After the allegations surfaced, the arrest made of Srinivasan’s son-in-law, and the fact that the team he owns was implicated in the IPL illegal match fixing scandal, the logical (and honourable) thing for him to do would have been to resign. Instead Srinivasan did the opposite and refused to budge. After much public pressure, he was forced to step aside while he personally appointed a committee that cleared him and his son-in-law of any wrongdoing.  It was not until the Supreme Court intervened that he truly stepped aside, although by all accounts he has continued to make all the major decisions, running the board remotely.

The net result of all this is that Srinivasan and this BCCI board have lost all credibility. No matter what actions the court demands, they can no longer be counted upon to conduct an unbiased or impartial investigation, or to implement the changes needed to restore credibility to cricket’s wealthiest and most powerful governing body.

So what can be done? We need to go back to the basic tenets of the BCCI’s mandate and in doing so bring back meaning to the emblem of the Order of the Star of India, India's highest order of chivalry during the British Raj. To this end, I hope the court can find sufficient legal grounds to not only publicly discredit the current board and all the administrators, making their continued tenure impossible, but also initiate legal proceedings against many of these men.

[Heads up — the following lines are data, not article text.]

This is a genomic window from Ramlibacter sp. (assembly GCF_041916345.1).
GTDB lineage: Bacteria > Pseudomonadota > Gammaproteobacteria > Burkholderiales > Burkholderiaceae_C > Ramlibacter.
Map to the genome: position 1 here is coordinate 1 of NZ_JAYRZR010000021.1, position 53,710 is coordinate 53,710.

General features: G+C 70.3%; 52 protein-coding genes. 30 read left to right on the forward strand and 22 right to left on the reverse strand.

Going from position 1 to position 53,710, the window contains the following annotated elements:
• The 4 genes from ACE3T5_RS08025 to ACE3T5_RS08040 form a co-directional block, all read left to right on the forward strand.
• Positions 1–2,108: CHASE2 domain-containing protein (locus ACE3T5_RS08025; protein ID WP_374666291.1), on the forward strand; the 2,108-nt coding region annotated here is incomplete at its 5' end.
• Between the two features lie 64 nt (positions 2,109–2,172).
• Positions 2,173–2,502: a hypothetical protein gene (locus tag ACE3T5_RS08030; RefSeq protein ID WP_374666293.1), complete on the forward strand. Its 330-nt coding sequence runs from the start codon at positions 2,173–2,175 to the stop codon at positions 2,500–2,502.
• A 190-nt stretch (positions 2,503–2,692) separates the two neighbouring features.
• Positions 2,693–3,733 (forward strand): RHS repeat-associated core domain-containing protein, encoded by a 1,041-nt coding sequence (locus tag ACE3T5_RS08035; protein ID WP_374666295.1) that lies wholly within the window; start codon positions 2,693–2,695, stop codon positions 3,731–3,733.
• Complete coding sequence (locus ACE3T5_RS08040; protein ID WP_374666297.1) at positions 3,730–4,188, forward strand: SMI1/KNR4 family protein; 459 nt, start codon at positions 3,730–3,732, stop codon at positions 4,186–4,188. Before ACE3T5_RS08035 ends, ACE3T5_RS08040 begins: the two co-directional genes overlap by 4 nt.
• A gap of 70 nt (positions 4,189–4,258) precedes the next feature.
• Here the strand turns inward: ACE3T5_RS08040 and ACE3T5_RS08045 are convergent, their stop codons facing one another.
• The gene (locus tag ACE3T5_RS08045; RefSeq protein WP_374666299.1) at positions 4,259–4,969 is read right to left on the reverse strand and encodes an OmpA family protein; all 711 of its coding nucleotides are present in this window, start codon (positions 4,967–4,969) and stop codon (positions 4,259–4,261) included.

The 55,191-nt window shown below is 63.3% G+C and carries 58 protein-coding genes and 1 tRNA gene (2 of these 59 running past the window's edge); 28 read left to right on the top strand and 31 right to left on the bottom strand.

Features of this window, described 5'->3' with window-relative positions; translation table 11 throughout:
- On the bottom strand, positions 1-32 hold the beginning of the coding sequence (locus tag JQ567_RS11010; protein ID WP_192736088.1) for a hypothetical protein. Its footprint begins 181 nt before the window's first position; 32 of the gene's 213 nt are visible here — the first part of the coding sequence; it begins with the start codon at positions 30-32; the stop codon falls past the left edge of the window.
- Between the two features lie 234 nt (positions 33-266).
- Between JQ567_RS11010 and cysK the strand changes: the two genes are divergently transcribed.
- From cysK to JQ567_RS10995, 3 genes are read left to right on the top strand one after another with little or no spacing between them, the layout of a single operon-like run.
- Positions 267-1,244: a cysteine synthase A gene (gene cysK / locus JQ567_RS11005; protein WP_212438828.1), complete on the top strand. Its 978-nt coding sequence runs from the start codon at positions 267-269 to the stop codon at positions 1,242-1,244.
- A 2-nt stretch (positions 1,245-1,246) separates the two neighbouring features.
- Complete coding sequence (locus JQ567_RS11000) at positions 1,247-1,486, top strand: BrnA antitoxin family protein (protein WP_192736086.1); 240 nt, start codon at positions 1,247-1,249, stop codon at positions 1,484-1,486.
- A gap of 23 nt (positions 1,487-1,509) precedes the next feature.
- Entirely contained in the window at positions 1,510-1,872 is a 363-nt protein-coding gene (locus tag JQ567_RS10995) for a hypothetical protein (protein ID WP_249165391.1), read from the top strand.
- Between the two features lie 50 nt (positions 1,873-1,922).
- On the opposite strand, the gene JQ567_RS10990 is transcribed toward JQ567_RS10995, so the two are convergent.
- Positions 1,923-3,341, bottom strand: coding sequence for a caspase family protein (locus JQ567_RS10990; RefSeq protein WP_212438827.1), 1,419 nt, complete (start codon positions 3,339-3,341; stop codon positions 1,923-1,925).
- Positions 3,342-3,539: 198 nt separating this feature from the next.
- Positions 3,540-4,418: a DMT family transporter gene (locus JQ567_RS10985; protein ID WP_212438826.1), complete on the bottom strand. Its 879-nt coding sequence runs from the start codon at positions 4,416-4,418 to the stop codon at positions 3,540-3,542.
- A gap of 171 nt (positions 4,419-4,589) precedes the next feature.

For cricket to have a future and for the BCCI to regain credibility, we must put in place new court-imposed rules and regulations. I do not believe any solution should involve a takeover or greater involvement from the government. That said, it is also not going to be sufficient to simply remove Srinivasan and his cronies; this would treat the symptom and not the cancer. The power vacuum left behind will quickly be filled by equally despotic men like Sharad Pawar or Lalit Modi. What we need is a complete overhaul of the BCCI’s functioning and structure, along with new blood to run it.

Here are my suggestions for our Supreme Court, on both the legal actions I hope they initiate and the functional changes they should mandate to truly reform the BCCI:

LEGAL ACTIONS:
1. N Srinivasan to be banned from holding any position in Indian cricket, for life.
2. Start a criminal investigation of M.S. Dhoni and N. Srinivasan for conflict of interest issues and misrepresenting CSK team management facts to court appointed panel
3. Disqualify Chennai Super Kings and Rajasthan Royals from IPL, for 3-5 years
4. Tainted players to be suspended while being investigated; banned for life if found guilty
5. Owners of both teams to forfeit ownership and never be allowed to own an IPL team
6. Legalise sports betting
7. Bring BCCI under Right to Information Act (RTI) 

MANAGEMENT & STRUCTURAL REFORMS
1. Ban politicians (current & former) from being on board or part of management of BCCI or any regional/state cricket associations